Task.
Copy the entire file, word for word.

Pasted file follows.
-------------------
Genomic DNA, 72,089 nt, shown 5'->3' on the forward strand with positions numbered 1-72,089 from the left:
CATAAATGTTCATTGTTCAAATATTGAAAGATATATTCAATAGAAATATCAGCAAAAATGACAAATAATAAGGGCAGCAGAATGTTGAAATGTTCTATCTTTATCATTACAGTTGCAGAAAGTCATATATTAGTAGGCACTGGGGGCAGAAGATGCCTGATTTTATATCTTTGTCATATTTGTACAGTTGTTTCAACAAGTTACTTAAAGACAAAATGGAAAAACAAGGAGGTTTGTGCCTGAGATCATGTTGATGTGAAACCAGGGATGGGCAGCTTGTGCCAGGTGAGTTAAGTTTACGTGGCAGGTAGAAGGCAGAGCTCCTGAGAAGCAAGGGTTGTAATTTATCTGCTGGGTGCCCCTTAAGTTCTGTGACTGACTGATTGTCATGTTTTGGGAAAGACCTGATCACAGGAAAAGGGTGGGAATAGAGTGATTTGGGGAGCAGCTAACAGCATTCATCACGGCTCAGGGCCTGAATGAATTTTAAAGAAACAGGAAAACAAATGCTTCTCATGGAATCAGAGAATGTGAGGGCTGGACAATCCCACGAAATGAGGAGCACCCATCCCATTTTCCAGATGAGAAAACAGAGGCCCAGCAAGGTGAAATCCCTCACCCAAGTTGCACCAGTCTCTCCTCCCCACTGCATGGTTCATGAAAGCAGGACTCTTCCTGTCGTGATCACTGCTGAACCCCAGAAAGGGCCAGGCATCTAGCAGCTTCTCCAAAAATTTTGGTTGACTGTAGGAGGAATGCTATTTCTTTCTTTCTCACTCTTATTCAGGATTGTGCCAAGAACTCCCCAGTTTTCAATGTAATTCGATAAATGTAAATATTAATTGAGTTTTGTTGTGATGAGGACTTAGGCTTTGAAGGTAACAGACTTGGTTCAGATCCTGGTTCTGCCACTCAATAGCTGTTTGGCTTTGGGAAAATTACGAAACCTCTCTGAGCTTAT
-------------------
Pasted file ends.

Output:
Genomic DNA, 72,089 nt, shown 5'->3' on the forward strand with positions numbered 1-72,089 from the left:
CATAAATGTTCATTGTTCAAATATTGAAAGATATATTCAATAGAAATATCAGCAAAAATGACAAATAATAAGGGCAGCAGAATGTTGAAATGTTCTATCTTTATCATTACAGTTGCAGAAAGTCATATATTAGTAGGCACTGGGGGCAGAAGATGCCTGATTTTATATCTTTGTCATATTTGTACAGTTGTTTCAACAAGTTACTTAAAGACAAAATGGAAAAACAAGGAGGTTTGTGCCTGAGATCATGTTGATGTGAAACCAGGGATGGGCAGCTTGTGCCAGGTGAGTTAAGTTTACGTGGCAGGTAGAAGGCAGAGCTCCTGAGAAGCAAGGGTTGTAATTTATCTGCTGGGTGCCCCTTAAGTTCTGTGACTGACTGATTGTCATGTTTTGGGAAAGACCTGATCACAGGAAAAGGGTGGGAATAGAGTGATTTGGGGAGCAGCTAACAGCATTCATCACGGCTCAGGGCCTGAATGAATTTTAAAGAAACAGGAAAACAAATGCTTCTCATGGAATCAGAGAATGTGAGGGCTGGACAATCCCACGAAATGAGGAGCACCCATCCCATTTTCCAGATGAGAAAACAGAGGCCCAGCAAGGTGAAATCCCTCACCCAAGTTGCACCAGTCTCTCCTCCCCACTGCATGGTTCATGAAAGCAGGACTCTTCCTGTCGTGATCACTGCTGAACCCCAGAAAGGGCCAGGCATCTAGCAGCTTCTCCAAAAATTTTGGTTGACTGTAGGAGGAATGCTATTTCTTTCTTTCTCACTCTTATTCAGGATTGTGCCAAGAACTCCCCAGTTTTCAATGTAATTCGATAAATGTAAATATTAATTGAGTTTTGTTGTGATGAGGACTTAGGCTTTGAAGGTAACAGACTTGGTTCAGATCCTGGTTCTGCCACTCAATAGCTGTTTGGCTTTGGGAAAATTACGAAACCTCTCTGAGCTTAT